A breakthrough in drug and alcohol treatment for the UK could become a reality; as the UK is set to follow Portugal’s example of compulsory rehab treatment for criminals suffering from addiction.
Whilst illicit drugs will not be decriminalised, it seems the government is finally seeing sense by implementing measures to reduce the number of drug-related deaths and drug-related crime offences.
If successful the compulsory treatment pilot could be rolled out across the UK. This would undoubtedly relieve pressure on prisons and also actually help to rehabilitate repeat and prolific offenders who have alcohol, drug or mental health problems.
Drug addicted offenders view prison as a break from addiction
The UK’s justice secretary, David Gauke, has been pushing for a more effective addiction treatment rehabilitation solution for alcoholics and addicts who commit a crime – amidst Britain’s overcrowded prison crisis.
Prisons in the UK are well known for having a revolving door system for repeat and prolific offenders suffering from alcohol/drug addiction and mental health illness.
Many of these individuals, due to the nature of their illness, are constantly in and out of the prison system serving numerous short sentences, with no opportunity for effective and lasting addiction rehabilitation.
PCP rehabs spoke with an ex-prison drug treatment manager for HMP Bedford, who wished to remain anonymous, she said: “Working in the prison system with those suffering from alcohol and drug addiction is very demoralising, especially with those serving short sentences.”
“My office was on the drug treatment wing where every individual prisoner was undergoing some kind of drug detox, most commonly heroin or benzodiazepines.”
“Not a day would pass without some kind of major self-harming incident or suicide attempt. These prisoners clearly need a level of professional help that the prisons are ill-equipped to deliver, especially within the given time frame of a short sentence.”
She further poignantly stated: “Many drug-addicted prisoners would commit a crime to get a break away from their miserable existence in the community. Prison to them meant a bed for the night, structure, food and a medical detox or maintenance plan.”
“In my two years working there, I would see many leave and return within weeks. It really was very sad; some don’t make it back and instantly overdose on release due to reduced drug tolerance levels” she said.
She concluded by stating: “The pilot if successfully managed, could change all of this. Personally, I feel it could be the treatment breakthrough we have been waiting for addicted prolific offenders in the UK.”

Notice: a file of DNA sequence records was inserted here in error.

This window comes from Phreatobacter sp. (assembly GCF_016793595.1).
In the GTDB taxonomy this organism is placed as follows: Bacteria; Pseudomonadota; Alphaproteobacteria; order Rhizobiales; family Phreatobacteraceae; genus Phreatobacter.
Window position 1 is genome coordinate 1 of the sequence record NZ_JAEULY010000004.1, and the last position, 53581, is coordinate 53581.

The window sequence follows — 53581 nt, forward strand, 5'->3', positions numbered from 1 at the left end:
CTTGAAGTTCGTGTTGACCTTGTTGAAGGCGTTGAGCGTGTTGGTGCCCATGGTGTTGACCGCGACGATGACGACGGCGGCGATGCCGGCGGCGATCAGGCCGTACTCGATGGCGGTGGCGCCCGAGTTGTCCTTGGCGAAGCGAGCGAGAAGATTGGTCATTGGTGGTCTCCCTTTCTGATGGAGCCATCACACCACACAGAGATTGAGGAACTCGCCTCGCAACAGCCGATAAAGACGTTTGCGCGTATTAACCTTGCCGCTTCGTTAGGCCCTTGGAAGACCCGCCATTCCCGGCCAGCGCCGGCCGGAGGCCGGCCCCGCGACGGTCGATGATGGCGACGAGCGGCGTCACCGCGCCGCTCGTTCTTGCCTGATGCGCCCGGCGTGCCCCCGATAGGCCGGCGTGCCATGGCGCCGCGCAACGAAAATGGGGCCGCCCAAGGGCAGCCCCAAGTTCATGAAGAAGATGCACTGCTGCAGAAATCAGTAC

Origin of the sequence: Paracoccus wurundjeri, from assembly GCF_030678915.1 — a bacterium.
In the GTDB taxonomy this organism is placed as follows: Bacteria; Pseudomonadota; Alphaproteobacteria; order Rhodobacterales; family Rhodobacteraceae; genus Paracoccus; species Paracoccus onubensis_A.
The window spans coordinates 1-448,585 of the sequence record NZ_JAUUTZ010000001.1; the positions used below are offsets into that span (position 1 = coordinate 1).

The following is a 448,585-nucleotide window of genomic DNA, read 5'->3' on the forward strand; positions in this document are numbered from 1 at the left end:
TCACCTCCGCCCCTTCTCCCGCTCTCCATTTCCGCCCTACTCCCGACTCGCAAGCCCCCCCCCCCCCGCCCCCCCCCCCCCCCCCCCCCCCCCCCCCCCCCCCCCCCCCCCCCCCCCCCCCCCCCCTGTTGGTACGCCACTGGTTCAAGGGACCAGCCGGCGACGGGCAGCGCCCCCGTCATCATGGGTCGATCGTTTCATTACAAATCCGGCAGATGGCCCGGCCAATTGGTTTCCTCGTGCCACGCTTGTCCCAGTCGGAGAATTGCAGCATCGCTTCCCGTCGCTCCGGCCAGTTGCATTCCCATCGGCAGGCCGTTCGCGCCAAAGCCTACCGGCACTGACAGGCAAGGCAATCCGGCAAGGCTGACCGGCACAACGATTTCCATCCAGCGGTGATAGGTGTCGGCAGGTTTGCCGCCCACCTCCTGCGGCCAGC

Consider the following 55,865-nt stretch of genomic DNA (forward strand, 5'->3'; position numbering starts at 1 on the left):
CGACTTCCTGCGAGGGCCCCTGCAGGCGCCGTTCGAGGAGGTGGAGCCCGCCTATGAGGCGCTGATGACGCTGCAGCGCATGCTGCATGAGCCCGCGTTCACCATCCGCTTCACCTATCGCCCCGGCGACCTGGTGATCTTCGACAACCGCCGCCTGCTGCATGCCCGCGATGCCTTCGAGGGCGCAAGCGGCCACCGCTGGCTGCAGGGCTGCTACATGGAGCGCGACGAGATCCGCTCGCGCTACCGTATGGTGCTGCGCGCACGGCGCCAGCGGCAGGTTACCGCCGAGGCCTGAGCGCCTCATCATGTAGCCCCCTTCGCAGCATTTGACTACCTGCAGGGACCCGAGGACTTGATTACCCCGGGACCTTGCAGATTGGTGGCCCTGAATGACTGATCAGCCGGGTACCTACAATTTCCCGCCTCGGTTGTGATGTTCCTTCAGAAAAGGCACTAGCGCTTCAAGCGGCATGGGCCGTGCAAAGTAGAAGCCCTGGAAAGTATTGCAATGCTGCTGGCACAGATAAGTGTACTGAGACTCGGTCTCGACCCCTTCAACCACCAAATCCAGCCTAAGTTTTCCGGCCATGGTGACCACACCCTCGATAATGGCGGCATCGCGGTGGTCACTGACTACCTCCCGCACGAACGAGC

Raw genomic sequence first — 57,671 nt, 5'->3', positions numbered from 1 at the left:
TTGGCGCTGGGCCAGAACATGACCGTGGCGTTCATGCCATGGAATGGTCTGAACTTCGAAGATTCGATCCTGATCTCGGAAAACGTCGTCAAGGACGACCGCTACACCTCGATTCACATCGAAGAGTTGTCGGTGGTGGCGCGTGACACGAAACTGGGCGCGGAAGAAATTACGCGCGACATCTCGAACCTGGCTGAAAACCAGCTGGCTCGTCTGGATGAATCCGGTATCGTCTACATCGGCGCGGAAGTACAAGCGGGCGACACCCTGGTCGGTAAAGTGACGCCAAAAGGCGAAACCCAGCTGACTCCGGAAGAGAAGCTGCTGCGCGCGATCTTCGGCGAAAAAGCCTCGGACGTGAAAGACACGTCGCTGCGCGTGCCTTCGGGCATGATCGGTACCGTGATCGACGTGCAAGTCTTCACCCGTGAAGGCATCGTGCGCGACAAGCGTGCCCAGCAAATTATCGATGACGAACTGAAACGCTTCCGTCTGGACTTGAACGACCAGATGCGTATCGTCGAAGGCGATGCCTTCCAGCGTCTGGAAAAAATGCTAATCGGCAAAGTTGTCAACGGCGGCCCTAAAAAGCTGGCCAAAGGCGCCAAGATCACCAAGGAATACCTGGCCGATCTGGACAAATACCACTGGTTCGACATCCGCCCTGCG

Tackling overcrowded prisons and high self-harming rates
The pilot, which is aimed at treating the root causes of alcohol/drug addiction and dual diagnosis prisoners will be initially trialled within five UK prisons. Individuals who repeatedly return to prison for short sentences will be placed into compulsory addiction treatment, instead of returning to prison.
David Guake, the justice secretary, hopes that the compulsory treatment pilot will reduce self-harming, violence, drug abuse and overcrowding in Britain’s secure settings.
Whilst announcing the treatment programme pilot in Northampton, he stated: “We are all clear that we need to do more to support vulnerable offenders in the community.”
“I want to improve confidence in community sentences, and early evidence from these sites has shown that treatment requirements can have a significant impact in improving rehabilitation and addressing the underlying causes of offending.
“We need to do more to raise awareness and increase confidence in treatment requirements and I look forward to exploring how these sites progress.”
Plans drawn up with the NHS, Public Health England and Department of Health are being piloted in five areas before the government hopes to roll them out nationwide.
Heroin and crack cocaine addiction – Causing most substance abuse related crime
2016 to 2017 recorded a staggering 29,626 adult prisoners with an alcohol or substance misuse problem. Of the 29,626 incarcerated offenders, a shocking 18,692 required treatment for a dual opiate and crack cocaine problem; 10,934 required treatment for an opiate misuse problem and 7,663 required treatment for an alcohol-only problem.
It is evident from the 2016 -2017 secure setting statistics, recorded by the National Drug Treatment Monitoring System (NDTMS), that crack cocaine and opiates are the main drugs that lead to criminal offences.
Why investing in treatment services benefits everyone
Many substance misuse offenders are repeat offenders who regularly commit a crime in order to fund their addiction. These individuals tend to serve shorter sentences but have the highest reoffending rate.
The expense and stress on the NHS will also benefit from this pilot as will the lives of many addicted to alcohol and drugs that commit crimes.
The pilot, if rolled out throughout all of the UK’s prisons, really could have a huge positive impact on all of the services involved in treating those with addiction and dual diagnosis illnesses.
Furthermore, many that are deemed to be hopeless cases, who have never been provided with the tangible opportunity to change, will now have that chance to change their lives around completely and become upstanding and productive members of the community.
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